Hearts and Minds: Haughey and Brown…

Hearts and Minds is on at 9pm on BBC2 tonight, because of the football (England 2 Trinidad and Tobago 0, btw). Charlie Haughey will provide the nationalist interest, whilst Gordon Brown renewal of British patriotism and flag waving should provide Unionists with a rare glimpse of a UK national issue. Though the programme will no doubt, “remind him of a few of the risks involved when you seek to encourage national fervour”.

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  • peter

    Charlie’s most famous quote on NI was that it was a failed political entity and needless to say it incurred the wrath of unionists saying he was a gunrunner; midwife to the Provos and a crook.

    Yet none of them ever said he was wrong

  • fair_deal

    I usually allow myself about one absolute rant on slugger a year and last night’s Hearts and Minds is going to be it. I have had to wait to this morning to ensure it was semi-controlled but it is still going to be a rant.

    My fiancee arrived home from work last night just after the episode finished and I think she is reconsidered her options after finding me wandering about our living room shouting at the TV kicking the furniture and slamming doors etc.

    I will be breaching the man not ball rule so if I am to be carded I will accept it with good grace.

    On the piece itself:
    1. It was clearly designed as a hatchet job and didn’t even bother to try hiding it. The introductory line describing the suggestion of a national day as a “wheeze” and how it was only a “perception” that Brisithness could actually be about positive values.
    2. The two guests brought on agreed on almost every point and they agreed on being negative, derisive and dismissive of the entire idea. This was all gently nudged along by questions and comments by Noel Thompson i.e. the implication that the place goes to hell in a handcart if someone displays a flag in their garden and his tongue in cheek use of “mainland”.
    Note to Jeremy Adams, the show’s producer, all the participants taking the same position is not a debate it is a diatribe.

    As to the “debate” itself. First Mr Feeney
    1. He defined this as a “nationalist” project. This may be the narrow prism he sees everything in politics through but Brown’s choice of “patriotism” not nationalism was deliberate. There is a difference.
    2. Feeney presented it as Brown trying to impose a common Britishness as a replacement for regional and national identities when Brown is advocating an overarching one.
    3. He also went for the tedious mainstay of “It’s against human rights you know”. Go on Brian name the human rights charter which forbids a state from promoting a common overarching identity? There are human rights protections to stop a government picking on national minorities (Framework Convention on the Protection of National Minorities) and Lesser Used languages (Convention on Regional and Minority languages) but no ban on the state promoting a common identity and/or language as well.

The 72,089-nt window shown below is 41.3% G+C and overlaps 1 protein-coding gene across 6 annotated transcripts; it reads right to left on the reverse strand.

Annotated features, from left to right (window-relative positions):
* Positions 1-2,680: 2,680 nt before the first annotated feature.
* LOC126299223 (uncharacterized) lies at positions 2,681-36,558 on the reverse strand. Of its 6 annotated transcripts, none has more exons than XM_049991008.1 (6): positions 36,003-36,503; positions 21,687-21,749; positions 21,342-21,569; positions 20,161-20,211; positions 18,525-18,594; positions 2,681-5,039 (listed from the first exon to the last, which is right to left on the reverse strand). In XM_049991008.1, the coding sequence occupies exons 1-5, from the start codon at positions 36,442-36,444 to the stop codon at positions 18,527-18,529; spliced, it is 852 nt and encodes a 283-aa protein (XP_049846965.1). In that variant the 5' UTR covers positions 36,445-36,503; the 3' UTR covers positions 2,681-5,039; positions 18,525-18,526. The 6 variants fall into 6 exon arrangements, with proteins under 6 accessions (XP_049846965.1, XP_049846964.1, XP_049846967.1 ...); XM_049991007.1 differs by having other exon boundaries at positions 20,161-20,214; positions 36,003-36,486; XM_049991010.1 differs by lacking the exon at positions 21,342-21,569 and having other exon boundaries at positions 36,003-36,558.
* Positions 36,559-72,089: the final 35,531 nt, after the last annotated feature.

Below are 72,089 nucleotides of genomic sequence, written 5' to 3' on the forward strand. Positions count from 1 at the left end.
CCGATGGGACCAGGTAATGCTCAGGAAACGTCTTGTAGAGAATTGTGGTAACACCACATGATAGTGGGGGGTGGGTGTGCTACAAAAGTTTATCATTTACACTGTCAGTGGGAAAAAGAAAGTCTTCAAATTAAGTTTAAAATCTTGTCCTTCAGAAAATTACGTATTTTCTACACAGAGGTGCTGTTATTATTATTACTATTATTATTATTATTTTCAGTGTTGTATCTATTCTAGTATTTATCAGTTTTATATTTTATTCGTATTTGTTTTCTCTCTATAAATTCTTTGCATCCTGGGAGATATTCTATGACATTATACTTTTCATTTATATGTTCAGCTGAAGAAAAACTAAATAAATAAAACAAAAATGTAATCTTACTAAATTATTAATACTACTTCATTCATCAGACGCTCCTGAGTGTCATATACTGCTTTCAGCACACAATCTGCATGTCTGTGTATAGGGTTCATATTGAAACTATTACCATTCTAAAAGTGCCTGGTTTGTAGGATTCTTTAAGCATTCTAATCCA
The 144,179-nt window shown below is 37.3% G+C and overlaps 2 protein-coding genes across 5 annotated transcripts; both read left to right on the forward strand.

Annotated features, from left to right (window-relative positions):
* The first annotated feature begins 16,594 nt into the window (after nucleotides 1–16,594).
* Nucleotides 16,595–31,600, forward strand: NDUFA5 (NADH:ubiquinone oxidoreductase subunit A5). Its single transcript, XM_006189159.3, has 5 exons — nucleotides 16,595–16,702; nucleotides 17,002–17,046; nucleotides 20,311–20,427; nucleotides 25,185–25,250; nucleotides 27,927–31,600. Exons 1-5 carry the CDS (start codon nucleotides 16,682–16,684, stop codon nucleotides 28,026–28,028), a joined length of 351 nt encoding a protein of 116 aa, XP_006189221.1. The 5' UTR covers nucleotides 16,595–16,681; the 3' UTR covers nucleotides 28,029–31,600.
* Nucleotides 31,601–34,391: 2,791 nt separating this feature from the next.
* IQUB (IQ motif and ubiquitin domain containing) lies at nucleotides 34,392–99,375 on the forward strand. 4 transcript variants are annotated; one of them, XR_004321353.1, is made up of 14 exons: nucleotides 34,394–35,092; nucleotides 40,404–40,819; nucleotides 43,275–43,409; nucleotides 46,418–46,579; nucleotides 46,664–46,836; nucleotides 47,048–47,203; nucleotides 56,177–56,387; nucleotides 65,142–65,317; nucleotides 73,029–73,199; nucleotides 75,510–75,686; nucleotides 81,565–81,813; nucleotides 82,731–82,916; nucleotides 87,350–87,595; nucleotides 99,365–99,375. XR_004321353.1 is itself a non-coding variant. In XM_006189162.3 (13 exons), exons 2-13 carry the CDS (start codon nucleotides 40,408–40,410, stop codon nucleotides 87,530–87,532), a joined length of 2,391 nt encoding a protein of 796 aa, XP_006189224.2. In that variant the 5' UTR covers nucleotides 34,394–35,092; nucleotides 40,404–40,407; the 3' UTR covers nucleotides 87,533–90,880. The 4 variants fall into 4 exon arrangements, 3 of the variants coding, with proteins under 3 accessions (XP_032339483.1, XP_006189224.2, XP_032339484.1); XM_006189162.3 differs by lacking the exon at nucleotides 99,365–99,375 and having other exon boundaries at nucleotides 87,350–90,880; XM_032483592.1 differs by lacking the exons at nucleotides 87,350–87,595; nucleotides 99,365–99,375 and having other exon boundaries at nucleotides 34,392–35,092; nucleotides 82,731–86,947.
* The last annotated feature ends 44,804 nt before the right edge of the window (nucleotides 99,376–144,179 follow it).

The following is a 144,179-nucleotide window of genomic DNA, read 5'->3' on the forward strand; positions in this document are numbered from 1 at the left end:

Now to Alex. Head shakes very sadly. Never has Oscar wilde’s line about gutter and stars more appropriate.
    1. Alex immediately dismissed the idea as purely driven by Brown’s electoral concerns. Whether he is right or wrong SO THE FUCK WHAT? Brown has initiated a national debate around identifiaction with the state Unionists want to see florish. Maybe instead of cynicism Unionists should be jumping on the bandwagon and trying to get a hand on the steering wheel?
    2. He went on about how Brown hadn’t done much thinking about what this all meant. This isn’t bad, this is bloody wonderful. A person who will almost certainly hold the highest office in our country wants something to happen and seen to happen but needs help with the detail. Let’s give him some help. He has put the ball on the pitch, Unionists should not be standing looking at it complaining its one of the cheap 99p ones you get at portrush instead of those nice shiny Nike ones. Unionists should be taking the ball and scoring a few goals with it or offering him one of the nice Nike ones to play with.
    3. He was dismissive of Brown’s idea based on past failures – John Major’s warm beer and cricket and Tony Blair’s Cool Britannia. Again so the fuck what? Alex has got sucked into the detail when he needs a wide angle lens. If our Prime Mininsters keep returning to this theme perhaps they do so because it is an importnat issue that needs to be addressed?
    Major and Blair failing doesn’t mean Brown will or should. Progress is built upon experimentation until we get it right. Cavemen didn’t give up on fire when the first two flints didnt give a spark.
    4. Unionists should try to link the national with the local ie what national trends and issues can we harness for the good of the Union here. A significant division in Unionism is between cultural Unionism and civic unionism. Brown’s attempt to modernise Britishness could be a perfect opportunity to build a bridge between those two sections and/or the modernisation of the cultural Unionist narrative. Either would be good for Unionism.
    5. The “identity” is invention argument is a utterly pointless one. If britishness is an invention then so is all identity and that conclusion leads us all into a nice little cul-de-sac.

    Finally we are called Unionists as we are supposed to be committed to the British Union. The hint is in the name. Thus it would be advisable for us to actually act that way so when an important debate about our state comes along we work on how we contribute to it not perpetuate the stereotype that we are a pack of naysayers.